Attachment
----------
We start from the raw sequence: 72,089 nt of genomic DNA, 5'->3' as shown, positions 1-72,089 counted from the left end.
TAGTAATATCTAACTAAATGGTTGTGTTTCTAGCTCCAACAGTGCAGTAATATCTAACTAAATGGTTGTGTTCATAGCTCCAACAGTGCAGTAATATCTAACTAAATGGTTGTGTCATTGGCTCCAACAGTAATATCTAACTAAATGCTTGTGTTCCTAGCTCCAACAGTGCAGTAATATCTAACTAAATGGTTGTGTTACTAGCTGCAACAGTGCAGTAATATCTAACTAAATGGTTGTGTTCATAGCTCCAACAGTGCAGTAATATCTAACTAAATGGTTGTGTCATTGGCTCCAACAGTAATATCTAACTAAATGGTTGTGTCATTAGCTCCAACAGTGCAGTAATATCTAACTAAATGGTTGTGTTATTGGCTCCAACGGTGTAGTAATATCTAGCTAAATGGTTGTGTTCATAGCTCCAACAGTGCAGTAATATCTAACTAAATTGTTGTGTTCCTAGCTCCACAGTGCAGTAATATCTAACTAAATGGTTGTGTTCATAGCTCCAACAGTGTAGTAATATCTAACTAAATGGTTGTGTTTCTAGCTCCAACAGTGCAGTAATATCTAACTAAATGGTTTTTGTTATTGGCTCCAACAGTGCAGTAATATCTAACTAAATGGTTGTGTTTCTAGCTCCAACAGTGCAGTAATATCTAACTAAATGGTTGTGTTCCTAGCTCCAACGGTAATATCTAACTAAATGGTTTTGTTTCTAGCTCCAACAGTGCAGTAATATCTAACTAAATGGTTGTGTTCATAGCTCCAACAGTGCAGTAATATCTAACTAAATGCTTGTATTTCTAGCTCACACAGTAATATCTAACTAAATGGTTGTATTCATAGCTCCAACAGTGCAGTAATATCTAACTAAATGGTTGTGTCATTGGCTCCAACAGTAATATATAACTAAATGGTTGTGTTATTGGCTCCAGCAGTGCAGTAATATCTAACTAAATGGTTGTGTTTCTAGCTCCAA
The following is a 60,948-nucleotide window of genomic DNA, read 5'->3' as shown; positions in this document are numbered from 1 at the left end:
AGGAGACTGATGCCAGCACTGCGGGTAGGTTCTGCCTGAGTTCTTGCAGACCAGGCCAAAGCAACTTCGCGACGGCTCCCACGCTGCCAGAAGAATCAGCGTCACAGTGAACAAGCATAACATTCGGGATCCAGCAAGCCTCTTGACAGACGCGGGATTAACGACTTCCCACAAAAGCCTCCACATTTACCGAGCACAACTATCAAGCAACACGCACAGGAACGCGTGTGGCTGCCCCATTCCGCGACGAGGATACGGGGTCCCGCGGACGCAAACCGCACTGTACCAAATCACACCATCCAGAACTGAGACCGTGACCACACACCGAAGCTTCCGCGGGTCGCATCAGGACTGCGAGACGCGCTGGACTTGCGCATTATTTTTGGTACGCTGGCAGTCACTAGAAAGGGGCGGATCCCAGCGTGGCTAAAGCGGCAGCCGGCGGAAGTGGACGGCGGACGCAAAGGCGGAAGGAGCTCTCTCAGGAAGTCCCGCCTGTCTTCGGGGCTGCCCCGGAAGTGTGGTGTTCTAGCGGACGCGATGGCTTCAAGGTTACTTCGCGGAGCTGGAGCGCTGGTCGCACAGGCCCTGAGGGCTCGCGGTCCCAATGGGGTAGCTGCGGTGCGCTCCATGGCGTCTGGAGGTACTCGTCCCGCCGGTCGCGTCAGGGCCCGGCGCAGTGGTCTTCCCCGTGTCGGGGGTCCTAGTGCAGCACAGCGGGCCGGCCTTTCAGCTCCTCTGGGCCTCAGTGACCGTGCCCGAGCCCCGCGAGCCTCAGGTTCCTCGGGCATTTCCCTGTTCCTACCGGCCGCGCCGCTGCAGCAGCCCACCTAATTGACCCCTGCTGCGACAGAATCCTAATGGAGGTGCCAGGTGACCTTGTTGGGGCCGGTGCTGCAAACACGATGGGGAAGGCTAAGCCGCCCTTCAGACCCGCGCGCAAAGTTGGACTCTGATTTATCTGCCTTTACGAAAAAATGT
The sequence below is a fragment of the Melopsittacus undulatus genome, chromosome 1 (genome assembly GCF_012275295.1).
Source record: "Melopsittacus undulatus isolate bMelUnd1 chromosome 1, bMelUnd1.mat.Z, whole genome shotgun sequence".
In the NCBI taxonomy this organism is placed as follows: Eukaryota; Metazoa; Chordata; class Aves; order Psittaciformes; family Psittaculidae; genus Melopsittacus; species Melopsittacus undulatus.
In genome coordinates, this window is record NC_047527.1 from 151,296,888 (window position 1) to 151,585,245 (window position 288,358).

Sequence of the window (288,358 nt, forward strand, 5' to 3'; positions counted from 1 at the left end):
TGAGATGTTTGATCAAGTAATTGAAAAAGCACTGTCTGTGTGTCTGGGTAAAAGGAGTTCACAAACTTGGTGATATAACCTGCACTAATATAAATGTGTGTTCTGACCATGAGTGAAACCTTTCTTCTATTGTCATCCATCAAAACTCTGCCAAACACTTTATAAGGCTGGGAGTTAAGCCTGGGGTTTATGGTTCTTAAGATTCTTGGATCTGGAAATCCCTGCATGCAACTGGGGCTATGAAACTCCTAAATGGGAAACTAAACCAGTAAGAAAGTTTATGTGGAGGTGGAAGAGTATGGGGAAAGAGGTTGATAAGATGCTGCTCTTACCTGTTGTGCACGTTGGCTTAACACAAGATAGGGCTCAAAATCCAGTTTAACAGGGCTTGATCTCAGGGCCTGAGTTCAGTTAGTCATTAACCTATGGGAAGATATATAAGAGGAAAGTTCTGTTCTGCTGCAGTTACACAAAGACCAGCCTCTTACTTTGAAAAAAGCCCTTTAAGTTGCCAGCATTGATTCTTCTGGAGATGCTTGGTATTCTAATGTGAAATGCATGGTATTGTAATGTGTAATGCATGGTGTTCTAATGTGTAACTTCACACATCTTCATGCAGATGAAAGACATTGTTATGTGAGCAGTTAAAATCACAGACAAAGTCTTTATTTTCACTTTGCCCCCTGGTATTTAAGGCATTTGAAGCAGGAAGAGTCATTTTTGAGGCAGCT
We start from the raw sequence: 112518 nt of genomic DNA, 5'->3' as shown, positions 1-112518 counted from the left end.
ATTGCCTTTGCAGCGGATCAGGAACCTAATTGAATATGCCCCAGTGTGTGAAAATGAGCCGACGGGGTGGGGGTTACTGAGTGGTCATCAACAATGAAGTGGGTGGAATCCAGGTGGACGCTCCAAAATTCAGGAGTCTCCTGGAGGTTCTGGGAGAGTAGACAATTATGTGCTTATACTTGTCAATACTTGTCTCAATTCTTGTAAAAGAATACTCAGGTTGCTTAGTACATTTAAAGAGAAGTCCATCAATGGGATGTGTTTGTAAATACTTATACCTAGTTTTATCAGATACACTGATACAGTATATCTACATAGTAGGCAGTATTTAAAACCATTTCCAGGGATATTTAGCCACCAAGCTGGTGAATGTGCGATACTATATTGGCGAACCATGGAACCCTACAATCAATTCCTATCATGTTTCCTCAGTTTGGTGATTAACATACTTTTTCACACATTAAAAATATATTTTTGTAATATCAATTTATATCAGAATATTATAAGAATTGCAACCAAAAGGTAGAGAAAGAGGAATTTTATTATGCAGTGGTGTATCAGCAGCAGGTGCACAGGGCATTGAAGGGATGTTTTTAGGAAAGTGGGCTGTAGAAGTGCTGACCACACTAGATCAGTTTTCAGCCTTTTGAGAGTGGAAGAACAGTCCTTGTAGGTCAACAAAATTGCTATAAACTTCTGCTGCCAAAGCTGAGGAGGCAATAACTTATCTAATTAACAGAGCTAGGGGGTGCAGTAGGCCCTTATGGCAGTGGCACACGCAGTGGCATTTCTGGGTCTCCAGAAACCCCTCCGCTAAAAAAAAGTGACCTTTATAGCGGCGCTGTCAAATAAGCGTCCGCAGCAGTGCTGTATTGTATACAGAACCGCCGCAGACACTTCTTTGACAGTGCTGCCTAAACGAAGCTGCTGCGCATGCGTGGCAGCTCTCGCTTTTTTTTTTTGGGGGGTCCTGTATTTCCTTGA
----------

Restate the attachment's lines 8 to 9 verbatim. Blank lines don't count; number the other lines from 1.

In genome coordinates, this window is record NC_047527.1 from 151,296,888 (window position 1) to 151,585,245 (window position 288,358).

Sequence of the window (288,358 nt, forward strand, 5' to 3'; positions counted from 1 at the left end):